The appeal waiver in the plea agreement by its terms does not preclude an argument that the sentence is unconstitutional, and we have jurisdiction to consider a claim of constitutional error in any event. United States v. Bibler, 495 F.3d 621, 624 (9th Cir.2007) (an appeal waiver will not apply if the sentence violates the Constitution). Recognizing this authority, the government does not contend that Odachyan has waived his right to argue a denial of due process.
In support of his argument, Odachyan cites the Supreme Court's decision in Berger v. United States, 255 U.S. 22 (1921), in which the Court held that a district court judge's comments were sufficient to support an affidavit of bias or prejudice under the then-applicable statute (Section 21 of the Judicial Code). Defendants in that case were charged with violations of the Espionage Act during World War I, and some of the defendants had been born in Germany. The district judge who presided over the trial was reported to have said in substance prior to trial: “One must have a very judicial mind, indeed, not to be prejudiced against the German–Americans in this country. Their hearts are reeking with disloyalty.” Id. at 28. The Court held that the district judge should have disqualified himself in response to the defendants' motion. Id. at 36.
The episode discussed in Berger was later cited by the Court in Liteky v. United States, 510 U.S. 540 (1994), the only other authority cited by Odachyan in connection with this argument. In Liteky the Court affirmed a conviction and concluded that the district court did not err in denying a motion for disqualification, with the following observation:
[J]udicial remarks during the course of a trial that are critical or disapproving of, or even hostile to, counsel, the parties, or their cases, ordinarily do not support a bias or partiality challenge. They may do so if they reveal an opinion that derives from an extrajudicial source; and they will do so if they reveal such a high degree of favoritism or antagonism as to make fair judgment impossible. An example of the latter (and perhaps of the former as well) is the statement that was alleged to have been made by the District Judge in Berger v. United States, 255 U.S. 22 (1921), a World War I espionage case against German–American defendants ․ Not establishing bias or partiality, however, are expressions of impatience, dissatisfaction, annoyance, and even anger, that are within the bounds of what imperfect men and women, even after having been confirmed as federal judges, sometimes display. A judge's ordinary efforts at courtroom administration-even a stern and short-tempered judge's ordinary efforts at courtroom administration-remain immune.
Id. at 555–56 (emphases in original).
We are not persuaded that the statement by the district court in this case reflected such a “high degree of favoritism or antagonism as to make fair judgment impossible.” Id. at 555. “[O]nly in the most extreme of cases would disqualification on this basis be constitutionally required.” Aetna Life Ins. Co. v. Lavoie, 475 U.S. 813, 821 (1986) (explaining that a “general frustration with insurance companies” does not establish a constitutionally disqualifying bias); see also Liteky, 510 U.S. at 558 (Kennedy, J., concurring) (“I think all would agree that a high threshold is required to satisfy this standard.”). This is not an extreme case.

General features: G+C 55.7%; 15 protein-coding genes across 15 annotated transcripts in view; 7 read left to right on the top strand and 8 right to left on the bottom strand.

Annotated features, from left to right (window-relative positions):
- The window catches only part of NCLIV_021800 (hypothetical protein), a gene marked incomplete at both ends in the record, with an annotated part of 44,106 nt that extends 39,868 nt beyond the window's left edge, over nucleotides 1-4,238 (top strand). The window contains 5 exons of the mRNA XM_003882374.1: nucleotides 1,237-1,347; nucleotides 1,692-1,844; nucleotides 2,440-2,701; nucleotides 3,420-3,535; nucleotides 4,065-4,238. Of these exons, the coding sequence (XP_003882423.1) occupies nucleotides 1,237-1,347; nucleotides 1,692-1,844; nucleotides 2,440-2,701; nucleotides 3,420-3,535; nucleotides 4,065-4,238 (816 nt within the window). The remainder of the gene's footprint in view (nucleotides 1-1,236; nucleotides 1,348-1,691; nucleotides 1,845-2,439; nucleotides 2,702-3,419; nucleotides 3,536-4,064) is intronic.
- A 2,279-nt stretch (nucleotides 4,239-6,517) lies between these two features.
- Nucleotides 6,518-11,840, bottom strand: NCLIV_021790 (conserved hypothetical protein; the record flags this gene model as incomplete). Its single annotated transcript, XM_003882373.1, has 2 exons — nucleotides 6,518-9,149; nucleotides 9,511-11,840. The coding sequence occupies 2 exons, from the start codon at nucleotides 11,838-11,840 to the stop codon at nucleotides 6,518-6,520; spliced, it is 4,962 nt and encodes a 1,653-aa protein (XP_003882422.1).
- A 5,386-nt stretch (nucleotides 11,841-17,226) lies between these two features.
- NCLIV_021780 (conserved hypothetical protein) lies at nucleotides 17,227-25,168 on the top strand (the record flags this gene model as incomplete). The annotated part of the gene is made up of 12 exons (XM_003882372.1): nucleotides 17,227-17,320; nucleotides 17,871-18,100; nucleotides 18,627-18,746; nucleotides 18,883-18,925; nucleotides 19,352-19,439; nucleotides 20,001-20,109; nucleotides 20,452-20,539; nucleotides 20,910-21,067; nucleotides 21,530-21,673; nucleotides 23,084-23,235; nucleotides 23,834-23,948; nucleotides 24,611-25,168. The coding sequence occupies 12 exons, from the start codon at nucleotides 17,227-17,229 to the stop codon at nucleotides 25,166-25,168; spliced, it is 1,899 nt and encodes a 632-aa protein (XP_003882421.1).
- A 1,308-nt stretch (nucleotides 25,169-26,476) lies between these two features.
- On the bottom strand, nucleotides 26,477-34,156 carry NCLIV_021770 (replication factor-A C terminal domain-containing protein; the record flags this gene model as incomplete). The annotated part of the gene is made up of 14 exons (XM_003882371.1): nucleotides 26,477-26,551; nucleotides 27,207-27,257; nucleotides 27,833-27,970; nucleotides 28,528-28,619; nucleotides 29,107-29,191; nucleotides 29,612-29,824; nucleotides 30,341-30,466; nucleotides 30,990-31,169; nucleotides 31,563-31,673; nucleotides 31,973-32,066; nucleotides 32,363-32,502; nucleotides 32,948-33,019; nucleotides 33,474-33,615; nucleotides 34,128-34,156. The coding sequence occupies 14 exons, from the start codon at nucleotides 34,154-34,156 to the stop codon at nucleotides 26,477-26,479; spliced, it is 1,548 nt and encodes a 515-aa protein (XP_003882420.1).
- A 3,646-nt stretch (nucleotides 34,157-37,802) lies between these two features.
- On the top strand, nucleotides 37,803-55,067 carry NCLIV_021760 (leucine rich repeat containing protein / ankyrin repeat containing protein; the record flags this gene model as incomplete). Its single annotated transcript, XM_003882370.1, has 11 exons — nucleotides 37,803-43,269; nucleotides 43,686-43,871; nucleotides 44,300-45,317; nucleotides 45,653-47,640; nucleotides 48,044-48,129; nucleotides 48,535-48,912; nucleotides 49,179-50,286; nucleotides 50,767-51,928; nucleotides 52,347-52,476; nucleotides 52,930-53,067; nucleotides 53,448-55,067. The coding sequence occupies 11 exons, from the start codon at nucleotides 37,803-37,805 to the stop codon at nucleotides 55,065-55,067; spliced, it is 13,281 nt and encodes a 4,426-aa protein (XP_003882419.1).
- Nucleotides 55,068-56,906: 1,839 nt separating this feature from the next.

The district judge did not suggest that all immigrants are criminals at heart regardless of their culpable conduct, as had the judge in Berger. The judge in this instance was responding to Odachyan's sentencing position. Odachyan's supplemental sentencing memorandum highlighted Odachyan's experiences prior to coming to the United States, including his family history and his own childhood in Armenia, his brother's death, an earthquake, and food shortages that led to his family's emigration, as mitigating factors in sentencing. Attached to the memo were many letters from others describing these conditions.
In that context, it appears that the district court's statement was in response to arguments made by Odachyan and was offered to explain why the district court was not persuaded by them. At most, the statement reflects a “general frustration” with the type of argument Odachyan made at sentencing. See Lavoie, 475 U.S. at 821. That is not enough “to overcome the presumption of honesty and integrity that we accord to the determinations of a judge.” Crater v. Galaza, 491 F.3d 1119, 1132 (9th Cir.2007) (internal quotation marks omitted).
III. Waiver of Other Arguments
This court reviews de novo whether or not a defendant waived his right to appeal his sentence. United States v. Bibler, 495 F.3d 621, 623 (9th Cir.2007). “A defendant's waiver of his appellate rights is enforceable if the language of the waiver encompasses his right to appeal on the grounds raised, and if the waiver was knowingly and voluntarily made.” United States v. Joyce, 357 F.3d 921, 922 (9th Cir.2004).